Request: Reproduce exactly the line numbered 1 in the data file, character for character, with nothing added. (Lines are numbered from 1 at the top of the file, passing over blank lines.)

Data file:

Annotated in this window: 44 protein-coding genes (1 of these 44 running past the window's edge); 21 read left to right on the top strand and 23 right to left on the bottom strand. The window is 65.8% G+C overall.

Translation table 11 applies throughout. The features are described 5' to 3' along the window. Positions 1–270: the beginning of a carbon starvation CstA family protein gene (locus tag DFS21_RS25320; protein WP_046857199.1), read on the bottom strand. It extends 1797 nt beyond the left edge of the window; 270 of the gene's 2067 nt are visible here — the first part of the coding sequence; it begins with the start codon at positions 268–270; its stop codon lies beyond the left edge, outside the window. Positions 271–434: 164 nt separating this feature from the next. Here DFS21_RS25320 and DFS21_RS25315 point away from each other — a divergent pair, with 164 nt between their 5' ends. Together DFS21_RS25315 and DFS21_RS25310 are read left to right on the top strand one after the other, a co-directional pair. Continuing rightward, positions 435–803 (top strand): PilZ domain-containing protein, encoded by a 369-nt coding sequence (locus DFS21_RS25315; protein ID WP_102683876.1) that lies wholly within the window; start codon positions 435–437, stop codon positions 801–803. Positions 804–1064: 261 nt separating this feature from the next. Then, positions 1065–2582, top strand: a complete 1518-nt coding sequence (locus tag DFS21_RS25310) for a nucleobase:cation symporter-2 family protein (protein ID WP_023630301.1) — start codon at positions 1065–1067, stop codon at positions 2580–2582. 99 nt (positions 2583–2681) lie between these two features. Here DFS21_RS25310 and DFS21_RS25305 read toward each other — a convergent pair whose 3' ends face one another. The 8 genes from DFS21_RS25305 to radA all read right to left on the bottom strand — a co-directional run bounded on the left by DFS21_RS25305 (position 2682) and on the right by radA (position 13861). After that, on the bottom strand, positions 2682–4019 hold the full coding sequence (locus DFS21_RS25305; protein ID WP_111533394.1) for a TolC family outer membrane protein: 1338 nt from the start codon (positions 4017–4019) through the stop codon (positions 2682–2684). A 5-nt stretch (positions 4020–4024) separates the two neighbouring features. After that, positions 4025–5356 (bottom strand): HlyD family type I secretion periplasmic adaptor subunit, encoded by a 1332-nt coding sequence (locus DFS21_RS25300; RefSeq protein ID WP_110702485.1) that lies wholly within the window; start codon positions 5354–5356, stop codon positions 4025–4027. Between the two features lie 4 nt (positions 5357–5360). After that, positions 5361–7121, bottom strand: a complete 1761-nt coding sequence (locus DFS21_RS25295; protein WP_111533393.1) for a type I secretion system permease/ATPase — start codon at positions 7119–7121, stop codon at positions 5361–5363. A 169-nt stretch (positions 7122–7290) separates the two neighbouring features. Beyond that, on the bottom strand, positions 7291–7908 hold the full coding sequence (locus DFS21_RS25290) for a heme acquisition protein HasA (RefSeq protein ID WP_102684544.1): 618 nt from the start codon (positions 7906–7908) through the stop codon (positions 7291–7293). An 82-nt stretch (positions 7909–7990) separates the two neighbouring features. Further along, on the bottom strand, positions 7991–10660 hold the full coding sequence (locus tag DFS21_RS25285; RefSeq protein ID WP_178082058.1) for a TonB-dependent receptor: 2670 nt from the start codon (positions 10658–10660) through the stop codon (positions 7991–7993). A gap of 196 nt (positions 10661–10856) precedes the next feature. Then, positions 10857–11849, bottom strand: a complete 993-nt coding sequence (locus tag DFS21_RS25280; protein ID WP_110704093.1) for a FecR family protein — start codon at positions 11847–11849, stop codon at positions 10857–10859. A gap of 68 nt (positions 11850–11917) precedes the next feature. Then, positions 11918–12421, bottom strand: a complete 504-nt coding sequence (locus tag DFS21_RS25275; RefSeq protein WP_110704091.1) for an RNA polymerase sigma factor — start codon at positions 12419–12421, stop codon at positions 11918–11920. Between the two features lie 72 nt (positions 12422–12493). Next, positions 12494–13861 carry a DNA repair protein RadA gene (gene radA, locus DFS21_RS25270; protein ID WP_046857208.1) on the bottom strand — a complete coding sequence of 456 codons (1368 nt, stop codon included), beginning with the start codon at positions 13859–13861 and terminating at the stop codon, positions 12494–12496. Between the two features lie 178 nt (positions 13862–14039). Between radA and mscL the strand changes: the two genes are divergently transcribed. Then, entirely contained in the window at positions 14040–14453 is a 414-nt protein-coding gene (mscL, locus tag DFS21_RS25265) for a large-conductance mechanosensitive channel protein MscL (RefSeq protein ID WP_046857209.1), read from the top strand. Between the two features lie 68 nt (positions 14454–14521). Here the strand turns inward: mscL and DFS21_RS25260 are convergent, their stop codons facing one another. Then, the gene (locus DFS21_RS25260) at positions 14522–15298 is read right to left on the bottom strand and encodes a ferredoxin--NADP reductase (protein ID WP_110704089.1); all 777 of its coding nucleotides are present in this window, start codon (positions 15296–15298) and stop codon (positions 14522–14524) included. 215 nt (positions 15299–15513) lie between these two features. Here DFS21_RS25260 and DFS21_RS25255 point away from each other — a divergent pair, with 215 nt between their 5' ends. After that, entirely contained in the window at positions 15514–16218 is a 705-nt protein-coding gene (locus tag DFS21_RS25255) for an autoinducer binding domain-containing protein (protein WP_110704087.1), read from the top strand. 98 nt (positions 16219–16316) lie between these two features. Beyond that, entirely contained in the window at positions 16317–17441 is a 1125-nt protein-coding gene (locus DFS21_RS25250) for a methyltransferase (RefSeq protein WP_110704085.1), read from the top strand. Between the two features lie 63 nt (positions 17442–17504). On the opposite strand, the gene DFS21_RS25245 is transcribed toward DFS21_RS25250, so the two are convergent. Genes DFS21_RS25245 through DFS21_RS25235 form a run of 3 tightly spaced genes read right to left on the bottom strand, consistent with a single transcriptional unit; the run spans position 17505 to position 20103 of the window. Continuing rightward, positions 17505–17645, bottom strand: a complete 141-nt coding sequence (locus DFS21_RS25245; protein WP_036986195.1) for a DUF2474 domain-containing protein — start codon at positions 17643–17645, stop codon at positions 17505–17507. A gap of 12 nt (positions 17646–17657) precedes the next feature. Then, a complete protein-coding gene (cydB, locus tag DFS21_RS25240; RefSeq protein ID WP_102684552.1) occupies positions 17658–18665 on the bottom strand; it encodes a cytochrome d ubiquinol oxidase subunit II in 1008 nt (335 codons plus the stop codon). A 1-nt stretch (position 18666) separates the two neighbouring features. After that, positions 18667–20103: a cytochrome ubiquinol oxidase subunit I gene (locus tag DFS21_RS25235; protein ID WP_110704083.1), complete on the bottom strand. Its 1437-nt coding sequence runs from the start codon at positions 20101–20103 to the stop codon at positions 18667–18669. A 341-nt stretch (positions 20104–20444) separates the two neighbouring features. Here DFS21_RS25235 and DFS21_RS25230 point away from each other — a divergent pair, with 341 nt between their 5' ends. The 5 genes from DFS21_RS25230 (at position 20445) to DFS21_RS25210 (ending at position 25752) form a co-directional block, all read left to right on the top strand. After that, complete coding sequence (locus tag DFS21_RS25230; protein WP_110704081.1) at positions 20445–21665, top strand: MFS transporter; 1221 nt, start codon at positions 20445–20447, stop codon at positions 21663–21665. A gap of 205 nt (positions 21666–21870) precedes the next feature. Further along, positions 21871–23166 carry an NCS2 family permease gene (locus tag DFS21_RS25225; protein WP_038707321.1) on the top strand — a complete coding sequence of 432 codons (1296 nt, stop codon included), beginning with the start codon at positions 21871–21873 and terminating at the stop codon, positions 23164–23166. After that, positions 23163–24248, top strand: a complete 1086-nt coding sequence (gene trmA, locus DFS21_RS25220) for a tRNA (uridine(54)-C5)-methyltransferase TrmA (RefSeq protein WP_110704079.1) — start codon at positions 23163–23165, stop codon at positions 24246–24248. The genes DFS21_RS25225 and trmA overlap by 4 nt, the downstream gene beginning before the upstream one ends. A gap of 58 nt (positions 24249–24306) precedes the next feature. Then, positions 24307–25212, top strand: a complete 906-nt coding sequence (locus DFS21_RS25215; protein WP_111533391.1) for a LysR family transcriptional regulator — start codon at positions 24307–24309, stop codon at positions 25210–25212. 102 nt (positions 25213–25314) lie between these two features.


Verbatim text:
Annotated in this window: 44 protein-coding genes (1 of these 44 running past the window's edge); 21 read left to right on the top strand and 23 right to left on the bottom strand. The window is 65.8% G+C overall.